New Zealand - A General History And Collection Of Voyages And Travels - Volume 14 - By Robert Kerr









































































 -  Indeed, by this time, the people,
especially those in our neighbourhood, were so well reconciled to us, that
they shewed - Page 700
New Zealand - A General History And Collection Of Voyages And Travels - Volume 14 - By Robert Kerr - Page 700 of 885 - First - Home

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Indeed, By This Time, The People, Especially Those In Our Neighbourhood, Were So Well Reconciled To Us, That They Shewed

Not the least dislike at our rambling about in the skirts of the woods, shooting, &c. In the afternoon some

Boys having got behind thickets, and having thrown two or three stones at our people who were cutting wood, they were fired at by the petty officers present on duty. Being ashore at that time, I was alarmed at hearing the report of the musquets, and seeing two or three boys run out of the wood. When I knew the cause I was much displeased at so wanton an use being made of our fire- arms, and took measures to prevent it for the future. Wind southerly, with heavy showers of rain.[5]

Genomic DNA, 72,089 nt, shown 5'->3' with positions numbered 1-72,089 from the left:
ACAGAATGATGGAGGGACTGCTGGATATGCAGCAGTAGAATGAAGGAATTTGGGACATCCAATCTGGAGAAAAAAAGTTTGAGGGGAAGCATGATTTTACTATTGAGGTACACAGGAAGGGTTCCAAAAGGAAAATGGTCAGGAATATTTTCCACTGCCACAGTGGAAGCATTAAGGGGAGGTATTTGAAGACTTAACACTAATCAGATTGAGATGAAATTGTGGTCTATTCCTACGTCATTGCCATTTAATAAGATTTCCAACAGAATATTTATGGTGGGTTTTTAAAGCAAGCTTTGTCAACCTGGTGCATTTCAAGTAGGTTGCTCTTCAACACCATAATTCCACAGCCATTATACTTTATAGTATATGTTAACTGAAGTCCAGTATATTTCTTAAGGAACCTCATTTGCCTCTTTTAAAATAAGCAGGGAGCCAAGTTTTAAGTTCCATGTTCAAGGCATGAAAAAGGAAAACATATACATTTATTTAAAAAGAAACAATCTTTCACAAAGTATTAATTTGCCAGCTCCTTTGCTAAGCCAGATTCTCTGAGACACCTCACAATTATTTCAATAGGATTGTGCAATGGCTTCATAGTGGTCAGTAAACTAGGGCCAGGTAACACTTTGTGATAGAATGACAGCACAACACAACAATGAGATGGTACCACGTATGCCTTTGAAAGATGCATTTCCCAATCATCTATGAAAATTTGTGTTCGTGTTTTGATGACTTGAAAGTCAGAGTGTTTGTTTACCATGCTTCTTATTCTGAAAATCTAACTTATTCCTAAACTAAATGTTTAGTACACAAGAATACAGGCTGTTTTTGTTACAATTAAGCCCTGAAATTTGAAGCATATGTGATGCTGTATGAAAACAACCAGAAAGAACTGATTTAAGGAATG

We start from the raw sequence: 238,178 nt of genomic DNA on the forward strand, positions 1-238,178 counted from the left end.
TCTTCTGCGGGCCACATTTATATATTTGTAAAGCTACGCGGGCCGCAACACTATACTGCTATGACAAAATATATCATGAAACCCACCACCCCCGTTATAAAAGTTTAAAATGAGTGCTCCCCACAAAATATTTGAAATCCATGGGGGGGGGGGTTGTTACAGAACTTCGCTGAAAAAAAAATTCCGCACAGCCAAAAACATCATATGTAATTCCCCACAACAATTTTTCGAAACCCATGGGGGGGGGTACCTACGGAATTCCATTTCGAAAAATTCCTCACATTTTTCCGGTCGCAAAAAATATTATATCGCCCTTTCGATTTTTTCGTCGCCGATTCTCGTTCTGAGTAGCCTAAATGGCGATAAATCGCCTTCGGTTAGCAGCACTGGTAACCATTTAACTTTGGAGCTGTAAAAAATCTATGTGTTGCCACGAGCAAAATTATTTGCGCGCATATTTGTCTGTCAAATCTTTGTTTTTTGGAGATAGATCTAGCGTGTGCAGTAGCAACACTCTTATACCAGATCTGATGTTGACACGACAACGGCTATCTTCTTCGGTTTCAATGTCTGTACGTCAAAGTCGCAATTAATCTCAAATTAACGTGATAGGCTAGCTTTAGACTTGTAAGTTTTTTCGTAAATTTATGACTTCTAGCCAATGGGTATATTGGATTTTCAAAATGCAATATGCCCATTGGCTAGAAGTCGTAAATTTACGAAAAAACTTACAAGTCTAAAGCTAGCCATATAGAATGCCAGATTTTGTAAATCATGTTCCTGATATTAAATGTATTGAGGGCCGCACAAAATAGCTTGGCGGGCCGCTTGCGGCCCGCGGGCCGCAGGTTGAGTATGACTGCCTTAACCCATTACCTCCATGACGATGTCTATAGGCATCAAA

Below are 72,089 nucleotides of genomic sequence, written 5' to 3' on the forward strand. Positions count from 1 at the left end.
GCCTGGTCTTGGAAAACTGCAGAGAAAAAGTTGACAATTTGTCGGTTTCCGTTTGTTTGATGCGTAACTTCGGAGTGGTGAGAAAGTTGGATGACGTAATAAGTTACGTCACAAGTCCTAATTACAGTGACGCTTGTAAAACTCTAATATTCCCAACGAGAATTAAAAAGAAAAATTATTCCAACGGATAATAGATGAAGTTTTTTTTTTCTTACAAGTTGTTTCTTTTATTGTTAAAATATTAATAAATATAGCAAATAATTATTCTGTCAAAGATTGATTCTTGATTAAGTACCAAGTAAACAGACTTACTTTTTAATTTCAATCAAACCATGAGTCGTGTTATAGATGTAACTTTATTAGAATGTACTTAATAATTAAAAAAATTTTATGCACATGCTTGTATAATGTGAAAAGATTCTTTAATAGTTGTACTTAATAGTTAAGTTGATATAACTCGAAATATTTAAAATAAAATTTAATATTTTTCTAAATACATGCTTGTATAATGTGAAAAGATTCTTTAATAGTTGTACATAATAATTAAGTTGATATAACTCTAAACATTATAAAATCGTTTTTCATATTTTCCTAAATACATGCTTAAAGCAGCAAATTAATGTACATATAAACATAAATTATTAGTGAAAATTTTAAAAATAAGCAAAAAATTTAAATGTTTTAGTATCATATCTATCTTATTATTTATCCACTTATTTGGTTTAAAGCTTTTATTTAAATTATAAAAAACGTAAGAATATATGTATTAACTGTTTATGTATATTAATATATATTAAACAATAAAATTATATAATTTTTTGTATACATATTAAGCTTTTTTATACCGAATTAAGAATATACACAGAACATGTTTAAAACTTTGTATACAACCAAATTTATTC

During the night, and also all the 11th, the volcano was exceedingly troublesome, and made a terrible noise, throwing up prodigious columns of fire and smoke at each explosion, which happened every three or four minutes; and, at one time, great stones were seen high in the air. Besides the necessary work of wooding and watering, we struck the main-top-mast to fix new trestle-trees and back-stays. Mr Forster and his party went up the hill on the west side of the harbour, where he found three places from whence smoke of a sulphureous smell issued, through cracks and fissures in the earth. The ground about these was exceedingly hot, and parched or burnt, and they seemed to keep pace with the volcano; for, at every explosion of the latter, the quantity of smoke or steam in these was greatly increased, and forced out so as to rise in small columns, which we saw from the ship, and had taken for common fires made by the natives.

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